- “…For the reasons given he agrees that although the proposed development would not absolutely preclude other treatment capacity coming forward on other sites, it would absorb all of the residual local authority collected waste stream and considerable quantities of residual commercial and industrial waste, which may adversely affect the investment prospects for other developments. To that extent, he agrees with the Inspector that to grant planning permission would be highly likely to prejudice the outcome of the WSALDD [Waste Site Allocation Local Development Document] process” [DL Paragraph 47]
- “The Secretary of State considers that substantial weight should be given to the Green Belt harm by reason of inappropriateness. He considers that the harm to the openness of the Green Belt is real and he gives substantial weight to this harm. He also gives weight to the harm to the perception of a gap between Hatfield and Welham Green in line with the Green Belt aim to prevent neighbouring settlements merging into one another” [DL Paragraph 51]
- “The Secretary of State considers that there is further significant harm to the character and appearance of the area, and to the amenity of residents and users (particularly the enjoyment of the countryside, the footpath and cycle network, and the outlook from the most affected properties). He considers that there would be significant (though less than substantial) harm to the setting of the ensemble of heritage assets at Hatfield House and Park, and he attaches considerable weight and importance to this harm. Due primarily to the scale of the development, the Secretary of State considers that the mitigation proposals would not be fully effective in mitigating these impacts; that this harm would endure for at least the life of the scheme (c. 25 years); and that the existence of such a large building would be a material factor in considering the future potential of the site at that time…” [DL Paragraph 52]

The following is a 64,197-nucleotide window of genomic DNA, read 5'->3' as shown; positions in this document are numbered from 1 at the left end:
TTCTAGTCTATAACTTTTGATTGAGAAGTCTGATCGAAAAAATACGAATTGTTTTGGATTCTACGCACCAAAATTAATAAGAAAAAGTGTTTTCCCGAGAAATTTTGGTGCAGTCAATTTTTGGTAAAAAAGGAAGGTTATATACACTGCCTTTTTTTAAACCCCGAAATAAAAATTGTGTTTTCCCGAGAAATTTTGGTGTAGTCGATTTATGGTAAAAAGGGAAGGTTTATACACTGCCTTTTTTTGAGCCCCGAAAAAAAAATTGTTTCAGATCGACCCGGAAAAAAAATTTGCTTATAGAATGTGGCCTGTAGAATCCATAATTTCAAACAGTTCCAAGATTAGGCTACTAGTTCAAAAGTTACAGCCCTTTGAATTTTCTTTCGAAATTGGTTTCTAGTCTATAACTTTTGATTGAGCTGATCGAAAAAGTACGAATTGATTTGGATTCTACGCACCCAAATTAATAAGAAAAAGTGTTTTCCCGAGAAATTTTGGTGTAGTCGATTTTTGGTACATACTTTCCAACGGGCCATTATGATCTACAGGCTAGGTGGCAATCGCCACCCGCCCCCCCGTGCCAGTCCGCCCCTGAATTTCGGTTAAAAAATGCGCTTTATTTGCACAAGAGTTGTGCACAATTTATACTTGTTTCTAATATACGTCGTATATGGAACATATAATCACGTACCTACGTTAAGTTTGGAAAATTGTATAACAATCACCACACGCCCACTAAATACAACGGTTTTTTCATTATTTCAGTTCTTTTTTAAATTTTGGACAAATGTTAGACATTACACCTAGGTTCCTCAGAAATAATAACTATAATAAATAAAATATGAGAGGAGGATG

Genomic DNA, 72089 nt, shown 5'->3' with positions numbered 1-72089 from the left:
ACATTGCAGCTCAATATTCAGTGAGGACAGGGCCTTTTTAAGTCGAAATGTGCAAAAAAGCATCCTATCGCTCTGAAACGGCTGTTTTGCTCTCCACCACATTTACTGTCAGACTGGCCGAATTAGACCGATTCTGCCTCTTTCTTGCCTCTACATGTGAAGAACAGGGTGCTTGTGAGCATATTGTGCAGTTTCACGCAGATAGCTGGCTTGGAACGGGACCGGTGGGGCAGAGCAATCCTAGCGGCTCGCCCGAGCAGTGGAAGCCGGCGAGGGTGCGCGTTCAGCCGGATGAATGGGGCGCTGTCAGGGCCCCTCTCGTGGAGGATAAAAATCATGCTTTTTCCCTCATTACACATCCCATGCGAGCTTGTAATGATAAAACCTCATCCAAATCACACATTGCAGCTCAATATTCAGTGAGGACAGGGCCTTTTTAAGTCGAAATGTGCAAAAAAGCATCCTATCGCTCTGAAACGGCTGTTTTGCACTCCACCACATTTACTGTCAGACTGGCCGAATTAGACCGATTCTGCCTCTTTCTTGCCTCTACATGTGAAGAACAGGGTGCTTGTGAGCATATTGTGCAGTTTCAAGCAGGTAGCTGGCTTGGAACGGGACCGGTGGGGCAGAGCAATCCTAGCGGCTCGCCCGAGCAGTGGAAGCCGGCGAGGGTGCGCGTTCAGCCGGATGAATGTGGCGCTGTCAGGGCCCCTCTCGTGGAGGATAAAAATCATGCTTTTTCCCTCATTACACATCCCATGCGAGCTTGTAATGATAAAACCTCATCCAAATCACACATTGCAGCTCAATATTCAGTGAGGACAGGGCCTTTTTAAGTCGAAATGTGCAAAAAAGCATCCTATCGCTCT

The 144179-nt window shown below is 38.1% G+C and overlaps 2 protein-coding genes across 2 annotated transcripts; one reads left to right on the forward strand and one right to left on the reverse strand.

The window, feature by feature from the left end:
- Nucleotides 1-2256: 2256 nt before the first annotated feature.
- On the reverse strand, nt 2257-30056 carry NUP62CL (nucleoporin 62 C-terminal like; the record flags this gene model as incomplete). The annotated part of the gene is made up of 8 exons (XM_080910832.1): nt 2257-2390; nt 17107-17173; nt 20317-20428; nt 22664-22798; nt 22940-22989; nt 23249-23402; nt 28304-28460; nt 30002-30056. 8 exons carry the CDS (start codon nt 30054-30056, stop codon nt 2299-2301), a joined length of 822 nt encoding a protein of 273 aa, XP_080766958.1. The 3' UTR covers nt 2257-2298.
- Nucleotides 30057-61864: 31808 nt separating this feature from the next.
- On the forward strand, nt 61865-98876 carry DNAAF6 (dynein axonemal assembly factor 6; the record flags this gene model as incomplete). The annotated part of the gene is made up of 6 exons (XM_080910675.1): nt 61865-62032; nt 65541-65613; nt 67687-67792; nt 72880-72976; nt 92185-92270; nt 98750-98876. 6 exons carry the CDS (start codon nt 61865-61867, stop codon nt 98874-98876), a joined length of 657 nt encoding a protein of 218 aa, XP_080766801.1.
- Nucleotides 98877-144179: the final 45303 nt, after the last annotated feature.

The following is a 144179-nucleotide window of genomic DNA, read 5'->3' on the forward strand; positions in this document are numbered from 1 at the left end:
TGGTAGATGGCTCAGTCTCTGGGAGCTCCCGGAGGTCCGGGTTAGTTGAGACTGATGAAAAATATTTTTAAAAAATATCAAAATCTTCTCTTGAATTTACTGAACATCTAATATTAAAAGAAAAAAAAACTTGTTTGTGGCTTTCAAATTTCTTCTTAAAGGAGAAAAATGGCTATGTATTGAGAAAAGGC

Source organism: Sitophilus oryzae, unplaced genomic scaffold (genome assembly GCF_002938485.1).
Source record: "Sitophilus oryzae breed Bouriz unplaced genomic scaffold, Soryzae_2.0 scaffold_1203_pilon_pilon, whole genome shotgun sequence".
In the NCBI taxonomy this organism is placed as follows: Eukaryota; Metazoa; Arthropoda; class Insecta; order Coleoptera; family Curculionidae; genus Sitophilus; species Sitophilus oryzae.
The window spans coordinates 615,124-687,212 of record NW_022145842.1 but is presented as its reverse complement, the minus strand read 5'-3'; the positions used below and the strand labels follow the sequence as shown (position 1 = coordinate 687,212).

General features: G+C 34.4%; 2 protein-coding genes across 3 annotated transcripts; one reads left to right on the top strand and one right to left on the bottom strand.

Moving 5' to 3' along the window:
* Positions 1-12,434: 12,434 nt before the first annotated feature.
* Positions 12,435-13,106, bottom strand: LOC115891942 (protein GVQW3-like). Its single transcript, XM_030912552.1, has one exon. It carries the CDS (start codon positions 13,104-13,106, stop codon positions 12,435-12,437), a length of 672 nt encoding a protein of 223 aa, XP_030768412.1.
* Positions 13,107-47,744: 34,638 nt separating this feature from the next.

- “WHBC, NBAF, Herts WOW and Hatfield FOE all consider that the capacity of the New Barnfield scheme is such that there will effectively be no requirement or incentive for other waste operators to bring forward the network of sites or new and emerging waste management processes and techniques for which the Policy provides. They argue that in backing the scheme the WPA has effectively put all its eggs in one basket. This argument has considerable force. On the one hand HCC appears to be promoting a network of sites through Policy 1 and the Sites Allocation Document (currently at examination). On the other, through its contractual relationship with the Applicant, it is fully committed to promoting the New Barnfield scheme subject to planning permission being obtained. Notwithstanding that it has different legal entities for the two separate purposes, there is clearly some tension between the role of HCC as Waste Planning Authority, and its role as Waste Disposal Authority” [IR Paragraph 1002, as supported by the SoS in DL Para 45]